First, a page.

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  you are here: HOME / Regional Pages / Flood Events / Nepal / NEPAL: Danger of more deaths due to diarrhoea outbreak

     

NEPAL: Danger of more deaths due to diarrhoea outbreak

Author/Source : IRIN
Publish Date :Thu, 25 Oct 2007

KATHMANDU, 25 October 2007 (IRIN) - Health workers are increasingly
concerned about the risk of a diarrhoea outbreak in the hills and
southern plains of Nepal if adequate medical supplies, health assistance
and sanitation are not provided.

"Due to a lack of medicines and other necessary supplies like saline
water, especially in remote areas, a large number of people could suffer
from this disease," said government health officer, Rakesh Thakur. He
expressed concern that in the past few months, dozens of people have
been killed due to diarrhoea, following floods and landslides around the
country.

Many remote villages in districts in the eastern Terai and western hills
are vulnerable, as they lack medicines, doctors and sanitation
facilities, according to local government health officers.

In the eastern Terai district of Saptari, nearly 20 people have been
killed since July when heav y floods devastated the area, destroying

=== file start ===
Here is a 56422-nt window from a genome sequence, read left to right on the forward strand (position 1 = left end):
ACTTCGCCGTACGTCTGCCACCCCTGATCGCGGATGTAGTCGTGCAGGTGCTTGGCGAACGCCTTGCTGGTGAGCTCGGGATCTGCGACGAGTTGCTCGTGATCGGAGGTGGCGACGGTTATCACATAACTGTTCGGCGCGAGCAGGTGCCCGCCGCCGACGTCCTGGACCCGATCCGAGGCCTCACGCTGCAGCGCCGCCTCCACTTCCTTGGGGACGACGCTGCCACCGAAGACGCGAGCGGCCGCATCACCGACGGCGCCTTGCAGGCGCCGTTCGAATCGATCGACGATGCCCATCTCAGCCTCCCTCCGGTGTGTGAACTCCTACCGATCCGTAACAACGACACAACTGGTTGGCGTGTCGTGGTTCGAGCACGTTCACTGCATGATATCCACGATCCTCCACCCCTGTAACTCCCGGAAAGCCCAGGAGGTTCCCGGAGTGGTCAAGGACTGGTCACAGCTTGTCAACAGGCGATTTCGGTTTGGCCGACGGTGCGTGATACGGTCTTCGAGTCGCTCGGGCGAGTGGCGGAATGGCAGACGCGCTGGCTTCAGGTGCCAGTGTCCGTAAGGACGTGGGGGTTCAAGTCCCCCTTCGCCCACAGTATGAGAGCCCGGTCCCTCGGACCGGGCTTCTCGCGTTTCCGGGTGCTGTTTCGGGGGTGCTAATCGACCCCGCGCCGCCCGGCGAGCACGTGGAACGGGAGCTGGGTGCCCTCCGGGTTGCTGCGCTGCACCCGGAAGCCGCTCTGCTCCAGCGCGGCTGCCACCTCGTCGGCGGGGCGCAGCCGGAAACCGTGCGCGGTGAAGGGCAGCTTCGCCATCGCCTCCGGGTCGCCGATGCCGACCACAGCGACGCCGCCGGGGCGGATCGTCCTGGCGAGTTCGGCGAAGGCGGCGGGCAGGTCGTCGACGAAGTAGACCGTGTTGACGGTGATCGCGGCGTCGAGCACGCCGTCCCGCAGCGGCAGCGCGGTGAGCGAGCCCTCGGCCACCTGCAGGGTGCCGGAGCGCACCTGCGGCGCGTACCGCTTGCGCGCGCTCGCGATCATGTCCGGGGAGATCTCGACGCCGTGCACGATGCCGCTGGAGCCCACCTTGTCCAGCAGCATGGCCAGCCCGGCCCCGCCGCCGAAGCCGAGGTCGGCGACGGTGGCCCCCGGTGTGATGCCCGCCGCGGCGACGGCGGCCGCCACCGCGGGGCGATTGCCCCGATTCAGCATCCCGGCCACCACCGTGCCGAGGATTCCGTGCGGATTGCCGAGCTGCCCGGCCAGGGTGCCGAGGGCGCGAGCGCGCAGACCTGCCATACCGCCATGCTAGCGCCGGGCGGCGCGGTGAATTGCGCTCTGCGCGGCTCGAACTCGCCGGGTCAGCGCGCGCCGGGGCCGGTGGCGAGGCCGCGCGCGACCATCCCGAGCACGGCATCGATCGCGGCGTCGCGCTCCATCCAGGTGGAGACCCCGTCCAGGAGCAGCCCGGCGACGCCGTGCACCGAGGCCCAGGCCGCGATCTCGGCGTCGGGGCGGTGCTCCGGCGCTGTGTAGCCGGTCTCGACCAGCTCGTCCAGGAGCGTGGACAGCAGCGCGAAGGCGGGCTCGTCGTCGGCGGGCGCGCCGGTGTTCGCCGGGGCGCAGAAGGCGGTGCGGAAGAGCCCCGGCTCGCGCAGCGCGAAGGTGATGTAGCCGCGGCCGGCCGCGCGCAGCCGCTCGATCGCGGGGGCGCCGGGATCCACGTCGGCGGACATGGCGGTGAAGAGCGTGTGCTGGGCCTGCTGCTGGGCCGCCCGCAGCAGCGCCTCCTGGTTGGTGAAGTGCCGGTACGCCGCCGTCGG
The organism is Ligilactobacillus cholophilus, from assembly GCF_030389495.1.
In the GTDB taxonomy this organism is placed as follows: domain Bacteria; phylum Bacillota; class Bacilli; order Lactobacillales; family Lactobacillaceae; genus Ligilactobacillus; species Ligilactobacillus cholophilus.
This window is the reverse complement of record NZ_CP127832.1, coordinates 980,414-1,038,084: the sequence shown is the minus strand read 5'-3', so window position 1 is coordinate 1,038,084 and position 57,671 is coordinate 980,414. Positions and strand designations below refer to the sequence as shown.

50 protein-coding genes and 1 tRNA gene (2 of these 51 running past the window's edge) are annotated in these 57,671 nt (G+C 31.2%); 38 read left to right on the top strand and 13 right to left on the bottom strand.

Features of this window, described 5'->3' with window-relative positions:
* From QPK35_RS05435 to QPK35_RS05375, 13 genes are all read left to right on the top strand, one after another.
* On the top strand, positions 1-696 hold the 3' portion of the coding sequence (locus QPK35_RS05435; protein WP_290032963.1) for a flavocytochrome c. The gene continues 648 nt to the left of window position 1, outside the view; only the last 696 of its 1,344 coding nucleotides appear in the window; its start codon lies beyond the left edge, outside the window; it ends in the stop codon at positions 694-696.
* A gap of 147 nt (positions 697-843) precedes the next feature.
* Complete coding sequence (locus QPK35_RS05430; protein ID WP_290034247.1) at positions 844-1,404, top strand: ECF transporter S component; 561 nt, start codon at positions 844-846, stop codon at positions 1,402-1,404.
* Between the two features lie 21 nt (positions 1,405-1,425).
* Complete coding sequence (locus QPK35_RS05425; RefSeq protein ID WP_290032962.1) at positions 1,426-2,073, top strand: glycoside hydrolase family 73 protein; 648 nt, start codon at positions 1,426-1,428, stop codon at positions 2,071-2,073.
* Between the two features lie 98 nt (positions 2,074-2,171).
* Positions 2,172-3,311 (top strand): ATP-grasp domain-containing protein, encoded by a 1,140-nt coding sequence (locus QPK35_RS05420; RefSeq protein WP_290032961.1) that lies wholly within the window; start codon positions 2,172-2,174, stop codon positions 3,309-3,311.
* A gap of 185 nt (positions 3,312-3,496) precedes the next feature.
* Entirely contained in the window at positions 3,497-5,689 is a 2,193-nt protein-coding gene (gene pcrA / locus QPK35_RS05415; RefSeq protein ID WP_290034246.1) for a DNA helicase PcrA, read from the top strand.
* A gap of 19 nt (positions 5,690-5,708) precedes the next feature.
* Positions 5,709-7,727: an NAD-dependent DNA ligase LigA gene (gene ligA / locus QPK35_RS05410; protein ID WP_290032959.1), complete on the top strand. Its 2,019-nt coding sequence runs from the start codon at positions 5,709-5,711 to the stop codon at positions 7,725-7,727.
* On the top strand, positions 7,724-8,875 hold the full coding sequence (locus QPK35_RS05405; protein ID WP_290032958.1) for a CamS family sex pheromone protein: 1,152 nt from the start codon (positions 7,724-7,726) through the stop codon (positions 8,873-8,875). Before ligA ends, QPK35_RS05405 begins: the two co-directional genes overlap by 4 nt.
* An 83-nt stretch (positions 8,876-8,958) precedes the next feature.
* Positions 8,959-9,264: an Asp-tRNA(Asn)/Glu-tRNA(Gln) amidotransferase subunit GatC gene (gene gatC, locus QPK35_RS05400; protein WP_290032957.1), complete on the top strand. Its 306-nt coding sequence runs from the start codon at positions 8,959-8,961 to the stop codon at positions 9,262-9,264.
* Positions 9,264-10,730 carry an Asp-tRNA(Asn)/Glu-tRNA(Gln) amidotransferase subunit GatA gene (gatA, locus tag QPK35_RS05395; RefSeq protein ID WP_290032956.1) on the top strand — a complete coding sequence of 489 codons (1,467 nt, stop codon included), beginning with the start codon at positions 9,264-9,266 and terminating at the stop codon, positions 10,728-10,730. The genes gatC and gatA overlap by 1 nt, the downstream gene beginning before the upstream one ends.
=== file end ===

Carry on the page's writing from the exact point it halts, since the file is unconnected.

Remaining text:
houses, farms and displacing many poor families, according to the Nepal
Red Cross Society (NRCS).

In addition, more than 20 people have died in the hill district of
Kalikot, 500km northwest of the capital, Kathmandu, considered one of
the most flood-prone areas, according to NRCS. More than 500 people from
this village alone had been affected by the disease.

NRCS officials say there is a need for more humanitarian support for
those at high risk of flood-related diseases, and diarrhoea is the worst
threat, especially for young children and infants.

Since July, the monsoon floods have hit nearly 49 districts. The floods
in the Terai and landslides in the hills affected more than 580,000
people, destroying 71,000 houses, displacing 24,368 families and killing
168 people.

The problems became much worse with heavy water logging for a long
period, recurring torrential rainfall thereby cutting communication
links, including roads and telephones, all of which made humanitarian
assistance delivery difficult.

In the worst affected districts, residents are still vulnerable to
diarrhoea and cholera, but they lack access to basic services, said
local aid workers. They explained that clean drinking water supply,
roads, bridges and livelihood services are still in poor condition.

"The number of patients is growing every day and there is a need for
more saline water and medical supplies," said Satya Dev Giri of
Sagarmatha Zonal Hospital in Rajbiraj.

"The main problem in remote villages is a lack of even a basic knowledge
of sanitation and clean drinking water," said a local health volunteer,
Saraswati Shah. She added that if only the villagers were aware of how
to prevent diarrhoea, they would not even require a doctor or medicines
to combat such a relatively easily curable disease.